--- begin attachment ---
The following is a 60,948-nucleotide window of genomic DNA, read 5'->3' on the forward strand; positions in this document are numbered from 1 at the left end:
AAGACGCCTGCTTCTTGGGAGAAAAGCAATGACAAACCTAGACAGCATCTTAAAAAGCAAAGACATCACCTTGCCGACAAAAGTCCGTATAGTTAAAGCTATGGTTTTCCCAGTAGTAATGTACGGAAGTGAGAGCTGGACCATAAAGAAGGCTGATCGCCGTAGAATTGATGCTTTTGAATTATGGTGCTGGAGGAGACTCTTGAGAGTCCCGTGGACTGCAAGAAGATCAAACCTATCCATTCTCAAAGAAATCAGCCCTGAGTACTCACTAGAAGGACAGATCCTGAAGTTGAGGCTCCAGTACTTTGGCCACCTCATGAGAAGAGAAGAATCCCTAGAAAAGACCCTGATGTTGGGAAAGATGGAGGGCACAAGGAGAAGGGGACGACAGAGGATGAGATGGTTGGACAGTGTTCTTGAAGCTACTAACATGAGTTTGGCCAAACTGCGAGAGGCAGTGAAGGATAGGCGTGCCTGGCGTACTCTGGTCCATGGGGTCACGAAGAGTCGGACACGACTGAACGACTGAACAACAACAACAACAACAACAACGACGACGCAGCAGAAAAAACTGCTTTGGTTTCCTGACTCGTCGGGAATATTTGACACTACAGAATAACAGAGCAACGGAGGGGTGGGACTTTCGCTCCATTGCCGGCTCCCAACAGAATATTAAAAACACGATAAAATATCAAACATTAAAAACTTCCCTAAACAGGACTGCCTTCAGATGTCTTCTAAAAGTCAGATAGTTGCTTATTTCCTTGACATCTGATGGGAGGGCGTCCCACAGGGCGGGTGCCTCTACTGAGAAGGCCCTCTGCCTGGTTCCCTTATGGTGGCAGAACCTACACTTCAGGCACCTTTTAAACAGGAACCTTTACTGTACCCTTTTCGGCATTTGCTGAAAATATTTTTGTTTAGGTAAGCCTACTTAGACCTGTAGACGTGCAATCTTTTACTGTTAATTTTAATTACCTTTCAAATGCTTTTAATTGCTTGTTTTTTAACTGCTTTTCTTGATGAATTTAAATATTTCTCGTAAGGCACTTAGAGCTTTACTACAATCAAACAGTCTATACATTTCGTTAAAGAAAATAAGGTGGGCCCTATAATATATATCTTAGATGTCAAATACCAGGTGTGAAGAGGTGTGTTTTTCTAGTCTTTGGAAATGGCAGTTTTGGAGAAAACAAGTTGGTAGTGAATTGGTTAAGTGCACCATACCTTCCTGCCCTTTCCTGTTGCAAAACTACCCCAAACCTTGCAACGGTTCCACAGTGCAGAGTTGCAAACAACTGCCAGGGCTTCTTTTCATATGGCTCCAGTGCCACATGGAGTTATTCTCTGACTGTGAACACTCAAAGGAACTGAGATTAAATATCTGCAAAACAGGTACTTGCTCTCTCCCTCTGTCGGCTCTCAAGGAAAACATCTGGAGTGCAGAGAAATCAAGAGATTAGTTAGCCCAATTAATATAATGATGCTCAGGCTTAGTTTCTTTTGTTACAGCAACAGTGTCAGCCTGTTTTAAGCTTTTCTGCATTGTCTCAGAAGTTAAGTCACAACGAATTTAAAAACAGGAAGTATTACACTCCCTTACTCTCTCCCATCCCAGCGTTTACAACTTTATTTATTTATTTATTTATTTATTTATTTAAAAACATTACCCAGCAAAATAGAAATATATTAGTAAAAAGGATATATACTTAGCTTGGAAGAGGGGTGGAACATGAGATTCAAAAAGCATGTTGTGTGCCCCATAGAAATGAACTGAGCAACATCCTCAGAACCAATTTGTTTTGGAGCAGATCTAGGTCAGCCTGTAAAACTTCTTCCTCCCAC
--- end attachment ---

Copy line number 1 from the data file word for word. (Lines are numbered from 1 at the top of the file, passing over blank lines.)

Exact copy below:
The following is a 60,948-nucleotide window of genomic DNA, read 5'->3' on the forward strand; positions in this document are numbered from 1 at the left end: